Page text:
The laws that ultimately abolished the Atlantic slave trade came about as a result of the efforts of British abolitionist Christian groups such as the Society of Friends, known as Quakers, and Evangelicals led by William Wilberforce, whose efforts through the Committee for the Abolition of the Slave Trade led to the passage of the 1807 Slave Trade Act by the British parliament in 1807.  This led to increased calls for abolition in America, supported by members of the U.S. Congress from both the North and the South as well as President Thomas Jefferson. 
At the same time that the importation of slaves from Africa was being restricted or eliminated, the United States was undergoing a rapid expansion of cotton, sugar cane, and rice production in the Deep South and the West. Invention of the cotton gin enabled the profitable cultivation of short-staple cotton, which could be produced more widely than other types this led to the economic preeminence of cotton throughout the Deep South. Slaves were treated as a commodity by owners and traders alike, and were regarded as the crucial labor for the production of lucrative cash crops that fed the triangle trade.  
The slaves were managed as chattel assets, similar to farm animals. Slave owners passed laws regulating slavery and the slave trade, designed to protect their financial investment. The enslaved workers had no more rights than a cow or a horse, or as famously put by the U.S. Supreme Court in the Dred Scott decision, "they had no rights which the white man was bound to respect". On large plantations, enslaved families were separated for different types of labor. Men tended to be assigned to large field gangs. Workers were assigned to the task for which they were best physically suited, in the judgment of the overseer.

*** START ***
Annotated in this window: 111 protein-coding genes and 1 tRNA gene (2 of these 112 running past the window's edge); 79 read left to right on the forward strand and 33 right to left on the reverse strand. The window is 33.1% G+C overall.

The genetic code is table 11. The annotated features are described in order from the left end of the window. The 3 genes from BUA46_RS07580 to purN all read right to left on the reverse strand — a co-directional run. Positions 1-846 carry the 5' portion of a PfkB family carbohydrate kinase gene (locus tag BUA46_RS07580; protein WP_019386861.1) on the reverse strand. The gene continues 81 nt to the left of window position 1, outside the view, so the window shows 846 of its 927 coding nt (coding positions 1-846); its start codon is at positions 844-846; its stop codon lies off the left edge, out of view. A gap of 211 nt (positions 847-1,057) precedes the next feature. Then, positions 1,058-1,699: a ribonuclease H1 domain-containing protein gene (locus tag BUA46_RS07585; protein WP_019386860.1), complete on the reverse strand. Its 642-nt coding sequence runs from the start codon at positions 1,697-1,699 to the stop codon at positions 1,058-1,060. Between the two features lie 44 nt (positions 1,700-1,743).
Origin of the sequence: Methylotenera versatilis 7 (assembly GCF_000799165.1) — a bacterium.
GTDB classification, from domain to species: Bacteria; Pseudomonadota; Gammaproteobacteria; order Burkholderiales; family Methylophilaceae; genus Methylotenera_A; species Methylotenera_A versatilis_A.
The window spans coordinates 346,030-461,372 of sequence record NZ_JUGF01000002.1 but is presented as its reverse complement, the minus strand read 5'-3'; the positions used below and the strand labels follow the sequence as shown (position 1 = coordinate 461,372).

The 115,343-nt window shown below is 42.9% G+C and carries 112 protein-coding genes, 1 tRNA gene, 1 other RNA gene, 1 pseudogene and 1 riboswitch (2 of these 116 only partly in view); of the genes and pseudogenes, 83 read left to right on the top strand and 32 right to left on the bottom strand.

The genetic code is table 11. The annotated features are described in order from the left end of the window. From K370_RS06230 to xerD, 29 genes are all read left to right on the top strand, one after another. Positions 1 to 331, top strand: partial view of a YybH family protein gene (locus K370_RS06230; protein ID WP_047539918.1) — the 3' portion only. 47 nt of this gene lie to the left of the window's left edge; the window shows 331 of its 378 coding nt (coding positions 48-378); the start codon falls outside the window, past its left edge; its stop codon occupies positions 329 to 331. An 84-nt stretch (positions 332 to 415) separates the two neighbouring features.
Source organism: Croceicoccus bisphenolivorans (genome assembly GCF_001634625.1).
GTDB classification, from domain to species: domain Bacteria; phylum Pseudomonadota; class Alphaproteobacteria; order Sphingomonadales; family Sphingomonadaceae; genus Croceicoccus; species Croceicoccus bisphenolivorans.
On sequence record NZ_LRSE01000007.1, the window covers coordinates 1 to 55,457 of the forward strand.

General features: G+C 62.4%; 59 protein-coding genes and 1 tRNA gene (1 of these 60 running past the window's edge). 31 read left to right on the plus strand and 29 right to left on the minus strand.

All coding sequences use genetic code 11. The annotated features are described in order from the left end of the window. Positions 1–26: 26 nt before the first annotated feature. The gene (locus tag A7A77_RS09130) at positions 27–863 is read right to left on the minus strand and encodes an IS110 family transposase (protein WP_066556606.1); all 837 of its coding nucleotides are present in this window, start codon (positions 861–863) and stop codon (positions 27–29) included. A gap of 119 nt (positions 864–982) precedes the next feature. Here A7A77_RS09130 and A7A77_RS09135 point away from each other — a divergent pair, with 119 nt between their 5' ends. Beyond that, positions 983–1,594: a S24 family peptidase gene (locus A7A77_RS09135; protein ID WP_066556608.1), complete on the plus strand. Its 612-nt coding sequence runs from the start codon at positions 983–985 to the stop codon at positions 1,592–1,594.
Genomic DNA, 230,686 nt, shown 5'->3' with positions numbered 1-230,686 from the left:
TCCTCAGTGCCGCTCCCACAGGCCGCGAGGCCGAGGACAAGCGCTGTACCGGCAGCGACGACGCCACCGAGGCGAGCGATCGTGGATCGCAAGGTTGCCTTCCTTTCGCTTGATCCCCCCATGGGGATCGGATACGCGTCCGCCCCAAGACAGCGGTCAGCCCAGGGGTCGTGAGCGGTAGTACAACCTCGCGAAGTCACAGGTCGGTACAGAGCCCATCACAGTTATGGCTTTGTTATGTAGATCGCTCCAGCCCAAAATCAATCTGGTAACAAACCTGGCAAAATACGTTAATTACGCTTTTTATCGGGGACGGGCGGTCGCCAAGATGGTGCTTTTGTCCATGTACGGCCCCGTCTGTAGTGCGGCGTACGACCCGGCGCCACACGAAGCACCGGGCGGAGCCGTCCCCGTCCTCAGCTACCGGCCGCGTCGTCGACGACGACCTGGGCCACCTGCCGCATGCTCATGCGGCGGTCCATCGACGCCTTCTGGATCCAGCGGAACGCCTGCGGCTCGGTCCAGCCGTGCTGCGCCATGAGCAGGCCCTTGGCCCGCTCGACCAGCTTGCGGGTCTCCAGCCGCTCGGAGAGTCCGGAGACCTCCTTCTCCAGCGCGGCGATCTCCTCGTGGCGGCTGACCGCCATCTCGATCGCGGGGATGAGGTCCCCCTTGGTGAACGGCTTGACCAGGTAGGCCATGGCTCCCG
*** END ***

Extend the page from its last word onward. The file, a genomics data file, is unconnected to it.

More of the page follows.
Breeding in response to end of slave imports Edit
The prohibition on the importation of slaves into the United States after 1808 limited the supply of slaves in the United States. This came at a time when the invention of the cotton gin enabled the expansion of cultivation in the uplands of short-staple cotton, leading to clearing lands cultivating cotton through large areas of the Deep South, especially the Black Belt. The demand for labor in the area increased sharply and led to an expansion of the internal slave market. At the same time, the Upper South had an excess number of slaves because of a shift to mixed-crops agriculture, which was less labor-intensive than tobacco. To add to the supply of slaves, slaveholders looked at the fertility of slave women as part of their productivity, and intermittently forced the women to have large numbers of children. During this time period, the terms "breeders", "breeding slaves", "child bearing women", "breeding period", and "too old to breed" became familiar. 
Planters in the Upper South states started selling slaves to the Deep South, generally through slave traders such as Franklin and Armfield. Louisville, Kentucky, on the Ohio River was a major slave market and port for shipping slaves downriver by the Mississippi to the South. New Orleans had the largest slave market in the country and became the fourth largest city in the US by 1840 and the wealthiest, mostly because of its slave trade and associated businesses. 
In the antebellum years, numerous escaped slaves wrote about their experiences in books called slave narratives. Many recounted that at least a portion of slave owners continuously interfered in the sexual lives of their slaves (usually the women). The slave narratives also testified that slave women were subjected to rape, arranged marriages, forced matings, sexual violation by masters, their sons or overseers, and other forms of abuse.